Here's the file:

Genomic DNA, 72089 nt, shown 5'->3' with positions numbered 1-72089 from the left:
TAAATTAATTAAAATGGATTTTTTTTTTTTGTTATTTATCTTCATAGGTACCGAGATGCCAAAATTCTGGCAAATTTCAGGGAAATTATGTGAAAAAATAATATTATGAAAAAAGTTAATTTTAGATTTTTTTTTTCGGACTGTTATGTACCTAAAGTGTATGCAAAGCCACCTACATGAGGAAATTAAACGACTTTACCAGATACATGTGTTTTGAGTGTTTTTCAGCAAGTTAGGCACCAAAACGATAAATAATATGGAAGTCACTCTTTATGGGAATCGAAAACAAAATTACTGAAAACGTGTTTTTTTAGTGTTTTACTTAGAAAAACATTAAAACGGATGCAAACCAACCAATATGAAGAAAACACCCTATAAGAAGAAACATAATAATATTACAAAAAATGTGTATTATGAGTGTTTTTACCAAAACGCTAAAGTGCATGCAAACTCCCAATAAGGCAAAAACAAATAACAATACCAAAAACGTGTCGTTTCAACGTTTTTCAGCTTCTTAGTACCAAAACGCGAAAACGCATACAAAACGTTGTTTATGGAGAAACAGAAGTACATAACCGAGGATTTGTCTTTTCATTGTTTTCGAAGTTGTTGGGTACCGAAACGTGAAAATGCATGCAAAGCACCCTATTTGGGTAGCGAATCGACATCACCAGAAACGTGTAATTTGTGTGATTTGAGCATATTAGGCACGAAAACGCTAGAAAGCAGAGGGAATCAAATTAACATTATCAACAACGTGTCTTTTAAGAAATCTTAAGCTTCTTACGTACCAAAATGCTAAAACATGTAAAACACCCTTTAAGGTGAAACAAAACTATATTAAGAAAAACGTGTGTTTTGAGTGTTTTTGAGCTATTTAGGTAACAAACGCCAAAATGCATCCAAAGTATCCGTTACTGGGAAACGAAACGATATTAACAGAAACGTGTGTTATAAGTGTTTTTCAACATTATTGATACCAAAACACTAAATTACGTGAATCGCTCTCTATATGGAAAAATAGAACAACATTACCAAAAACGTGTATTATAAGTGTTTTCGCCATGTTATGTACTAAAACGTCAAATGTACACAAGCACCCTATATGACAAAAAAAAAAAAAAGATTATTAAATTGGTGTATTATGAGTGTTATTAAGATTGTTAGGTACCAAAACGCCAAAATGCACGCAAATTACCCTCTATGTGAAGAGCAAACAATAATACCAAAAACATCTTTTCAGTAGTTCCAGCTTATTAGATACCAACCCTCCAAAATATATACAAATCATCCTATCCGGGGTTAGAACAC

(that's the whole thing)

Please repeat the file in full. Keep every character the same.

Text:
Genomic DNA, 72089 nt, shown 5'->3' with positions numbered 1-72089 from the left:
TAAATTAATTAAAATGGATTTTTTTTTTTTGTTATTTATCTTCATAGGTACCGAGATGCCAAAATTCTGGCAAATTTCAGGGAAATTATGTGAAAAAATAATATTATGAAAAAAGTTAATTTTAGATTTTTTTTTTCGGACTGTTATGTACCTAAAGTGTATGCAAAGCCACCTACATGAGGAAATTAAACGACTTTACCAGATACATGTGTTTTGAGTGTTTTTCAGCAAGTTAGGCACCAAAACGATAAATAATATGGAAGTCACTCTTTATGGGAATCGAAAACAAAATTACTGAAAACGTGTTTTTTTAGTGTTTTACTTAGAAAAACATTAAAACGGATGCAAACCAACCAATATGAAGAAAACACCCTATAAGAAGAAACATAATAATATTACAAAAAATGTGTATTATGAGTGTTTTTACCAAAACGCTAAAGTGCATGCAAACTCCCAATAAGGCAAAAACAAATAACAATACCAAAAACGTGTCGTTTCAACGTTTTTCAGCTTCTTAGTACCAAAACGCGAAAACGCATACAAAACGTTGTTTATGGAGAAACAGAAGTACATAACCGAGGATTTGTCTTTTCATTGTTTTCGAAGTTGTTGGGTACCGAAACGTGAAAATGCATGCAAAGCACCCTATTTGGGTAGCGAATCGACATCACCAGAAACGTGTAATTTGTGTGATTTGAGCATATTAGGCACGAAAACGCTAGAAAGCAGAGGGAATCAAATTAACATTATCAACAACGTGTCTTTTAAGAAATCTTAAGCTTCTTACGTACCAAAATGCTAAAACATGTAAAACACCCTTTAAGGTGAAACAAAACTATATTAAGAAAAACGTGTGTTTTGAGTGTTTTTGAGCTATTTAGGTAACAAACGCCAAAATGCATCCAAAGTATCCGTTACTGGGAAACGAAACGATATTAACAGAAACGTGTGTTATAAGTGTTTTTCAACATTATTGATACCAAAACACTAAATTACGTGAATCGCTCTCTATATGGAAAAATAGAACAACATTACCAAAAACGTGTATTATAAGTGTTTTCGCCATGTTATGTACTAAAACGTCAAATGTACACAAGCACCCTATATGACAAAAAAAAAAAAAAGATTATTAAATTGGTGTATTATGAGTGTTATTAAGATTGTTAGGTACCAAAACGCCAAAATGCACGCAAATTACCCTCTATGTGAAGAGCAAACAATAATACCAAAAACATCTTTTCAGTAGTTCCAGCTTATTAGATACCAACCCTCCAAAATATATACAAATCATCCTATCCGGGGTTAGAACAC